CLEVELAND -- They had already taken two big bats. So by the time the Red Sox made the last of their three picks on Monday, the opening night of the First-Year Player Draft, they were all too happy to snag one of the elite power arms in college baseball.
Getting right-hander Anthony Ranaudo with the 39th overall pick is something that would have been unthinkable at the start of the season. But that was before Ranaudo dealt with elbow issues early in 2010, ultimately leading to a sharp statistical decline in his junior season for Louisiana State University.
By the end of the season, the Red Sox were convinced that Ranaudo was healthy again, and that's why they swooped in and drafted him.
"Obviously, Anthony Ranaudo is probably the most high-profile of the three guys we selected," said Red Sox director of amateur scouting Amiel Sawdaye. "He was arguably the top college pitcher coming into the year. For one reason or another, we believe he slid in the Draft. He's someone we're really, really excited to take and hopefully can come to an agreement with him
Another reason Ranaudo might have slipped a bit lower than expected? Perceived signability issues. He is represented by Scott Boras.
The Red Sox must sign Ranaudo by Aug. 16, otherwise he can return to LSU and enter the Draft again next year.
"We'll see," said Red Sox general manager Theo Epstein. "We'll sit down with Anthony and with his advisor, Scott Boras, and talk about why we think the Red Sox are a good fit for him, and we'll just have to see how that process goes.
"Sometimes they go quickly. Sometimes they take longer. Sometimes there's a chance to evaluate the player further. It's not every day you can sign a player immediately after the Draft, and sometimes they're worth waiting for, so we'll see what happens."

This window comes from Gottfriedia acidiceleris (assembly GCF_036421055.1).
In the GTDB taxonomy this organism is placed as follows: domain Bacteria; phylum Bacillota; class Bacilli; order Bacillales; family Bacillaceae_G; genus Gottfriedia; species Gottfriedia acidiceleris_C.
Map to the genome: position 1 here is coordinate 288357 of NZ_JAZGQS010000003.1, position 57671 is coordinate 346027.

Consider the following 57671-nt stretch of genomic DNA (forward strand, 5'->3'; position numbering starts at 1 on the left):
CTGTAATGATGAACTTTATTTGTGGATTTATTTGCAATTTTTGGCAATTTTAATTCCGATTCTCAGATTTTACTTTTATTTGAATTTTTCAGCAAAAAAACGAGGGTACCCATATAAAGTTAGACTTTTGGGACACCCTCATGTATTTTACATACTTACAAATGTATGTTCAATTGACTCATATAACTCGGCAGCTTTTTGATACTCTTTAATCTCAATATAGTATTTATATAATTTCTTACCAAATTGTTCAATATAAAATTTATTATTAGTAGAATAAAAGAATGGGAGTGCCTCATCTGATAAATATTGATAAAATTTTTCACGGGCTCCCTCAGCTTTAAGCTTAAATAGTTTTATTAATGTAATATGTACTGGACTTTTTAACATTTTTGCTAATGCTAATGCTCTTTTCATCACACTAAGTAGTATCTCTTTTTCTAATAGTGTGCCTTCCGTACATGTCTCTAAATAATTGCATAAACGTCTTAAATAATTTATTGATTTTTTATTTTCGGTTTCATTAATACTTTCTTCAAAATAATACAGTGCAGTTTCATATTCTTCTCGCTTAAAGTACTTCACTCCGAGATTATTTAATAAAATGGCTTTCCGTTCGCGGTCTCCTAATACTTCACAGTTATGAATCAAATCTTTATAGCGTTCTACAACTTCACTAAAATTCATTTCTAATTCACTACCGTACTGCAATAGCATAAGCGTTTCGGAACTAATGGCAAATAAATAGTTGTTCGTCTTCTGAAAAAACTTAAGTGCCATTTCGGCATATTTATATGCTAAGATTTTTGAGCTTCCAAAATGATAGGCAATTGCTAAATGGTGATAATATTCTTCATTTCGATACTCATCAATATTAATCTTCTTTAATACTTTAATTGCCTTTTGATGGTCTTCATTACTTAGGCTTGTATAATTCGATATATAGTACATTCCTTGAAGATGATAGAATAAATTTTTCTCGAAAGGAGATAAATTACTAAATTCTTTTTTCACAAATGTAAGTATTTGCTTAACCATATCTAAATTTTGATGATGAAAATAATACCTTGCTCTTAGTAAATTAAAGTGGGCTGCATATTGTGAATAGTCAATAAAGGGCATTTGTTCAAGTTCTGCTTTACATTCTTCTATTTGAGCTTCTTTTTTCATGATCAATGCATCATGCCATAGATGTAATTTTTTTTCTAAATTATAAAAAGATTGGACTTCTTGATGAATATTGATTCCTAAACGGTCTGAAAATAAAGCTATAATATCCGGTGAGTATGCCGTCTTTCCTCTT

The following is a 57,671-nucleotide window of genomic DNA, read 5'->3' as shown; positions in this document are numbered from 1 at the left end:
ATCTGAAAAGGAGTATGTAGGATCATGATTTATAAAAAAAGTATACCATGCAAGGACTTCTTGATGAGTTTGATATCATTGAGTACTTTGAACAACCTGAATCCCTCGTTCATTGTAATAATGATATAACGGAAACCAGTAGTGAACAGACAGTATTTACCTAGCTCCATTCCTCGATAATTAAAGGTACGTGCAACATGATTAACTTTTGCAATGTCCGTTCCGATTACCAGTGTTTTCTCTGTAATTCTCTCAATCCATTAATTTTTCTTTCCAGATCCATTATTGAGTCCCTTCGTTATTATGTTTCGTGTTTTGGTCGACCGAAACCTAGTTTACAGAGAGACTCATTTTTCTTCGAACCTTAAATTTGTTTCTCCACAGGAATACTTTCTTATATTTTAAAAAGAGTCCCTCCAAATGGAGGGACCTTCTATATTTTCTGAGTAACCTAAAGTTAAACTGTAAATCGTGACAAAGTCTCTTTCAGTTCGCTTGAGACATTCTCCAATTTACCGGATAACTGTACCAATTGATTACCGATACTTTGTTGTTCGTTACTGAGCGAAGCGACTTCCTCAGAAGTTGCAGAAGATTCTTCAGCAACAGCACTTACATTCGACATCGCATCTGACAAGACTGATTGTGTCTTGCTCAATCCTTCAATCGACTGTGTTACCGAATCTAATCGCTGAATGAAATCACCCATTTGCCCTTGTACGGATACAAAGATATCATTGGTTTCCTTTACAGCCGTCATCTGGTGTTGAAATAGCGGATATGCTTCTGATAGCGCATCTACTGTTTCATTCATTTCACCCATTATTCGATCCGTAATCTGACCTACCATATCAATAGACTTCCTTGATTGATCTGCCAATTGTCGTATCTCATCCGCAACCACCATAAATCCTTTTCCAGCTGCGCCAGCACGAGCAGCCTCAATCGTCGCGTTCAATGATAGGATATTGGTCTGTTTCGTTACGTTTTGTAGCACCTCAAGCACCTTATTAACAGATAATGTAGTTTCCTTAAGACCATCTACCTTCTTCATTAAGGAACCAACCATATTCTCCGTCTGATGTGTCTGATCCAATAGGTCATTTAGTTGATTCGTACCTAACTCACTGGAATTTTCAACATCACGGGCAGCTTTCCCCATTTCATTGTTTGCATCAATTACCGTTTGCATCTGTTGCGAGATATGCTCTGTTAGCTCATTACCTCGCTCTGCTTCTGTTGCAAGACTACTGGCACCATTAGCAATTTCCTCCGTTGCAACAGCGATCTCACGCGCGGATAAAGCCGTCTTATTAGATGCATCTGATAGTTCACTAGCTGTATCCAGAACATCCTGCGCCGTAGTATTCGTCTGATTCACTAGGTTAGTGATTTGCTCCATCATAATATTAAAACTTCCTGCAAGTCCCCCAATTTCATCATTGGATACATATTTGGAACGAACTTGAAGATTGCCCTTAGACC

With their first two picks in the Draft, the Sox got second baseman Kolbrin Vitek (No. 20) and outfielder Bryce Brentz (No. 36). Both of those college sluggers are already close to contracts with the Red Sox.
The case of Ranaudo figures to be more protracted.
The 20-year-old Ranaudo, who is 6-foot-7 and 231 pounds, went 5-3 with a 7.49 ERA in 45 2/3 innings this past season. He made 14 appearances, including 10 starts.
The 2009 season was a completely different story. Ranaudo earned the win in the clinching game of the '09 College World Series. In that season, his sophomore year, Ranaudo went 12-3 with a 3.04 ERA and reeled off 159 strikeouts to finish third in the nation. He was taken by the Rangers in the 11th round of the 2007 Draft out of high school but opted to attend LSU.
Ranaudo throws in the mid-90s and has decent command of his secondary stuff.
"He has a chance to really repeat his delivery and pitches with a plus fastball, a plus breaking ball and an average changeup," Epstein said. "He's someone who obviously went through a little bit of adversity this year, but he bounced back and started to really put it together at the end. He's somebody we really think is on the come and went into the year as one of the top college pitchers in the Draft."
And the elbow? The Red Sox were told that the injury was a stress reaction and is no longer an issue.
Sure, having three out of the first 39 picks -- two of whom are all but signed -- might have made it a little easier to take a gamble on Ranaudo.
"I think that -- like Theo said in the past -- we line our board up and just take the next player on the board and the highest-impact [player], and that was Anthony," said Sawdaye. "That's kind of where he lined up, and that's what we did."
Ian Browne is a reporter for MLB.com. This story was not subject to the approval of Major League Baseball or its clubs.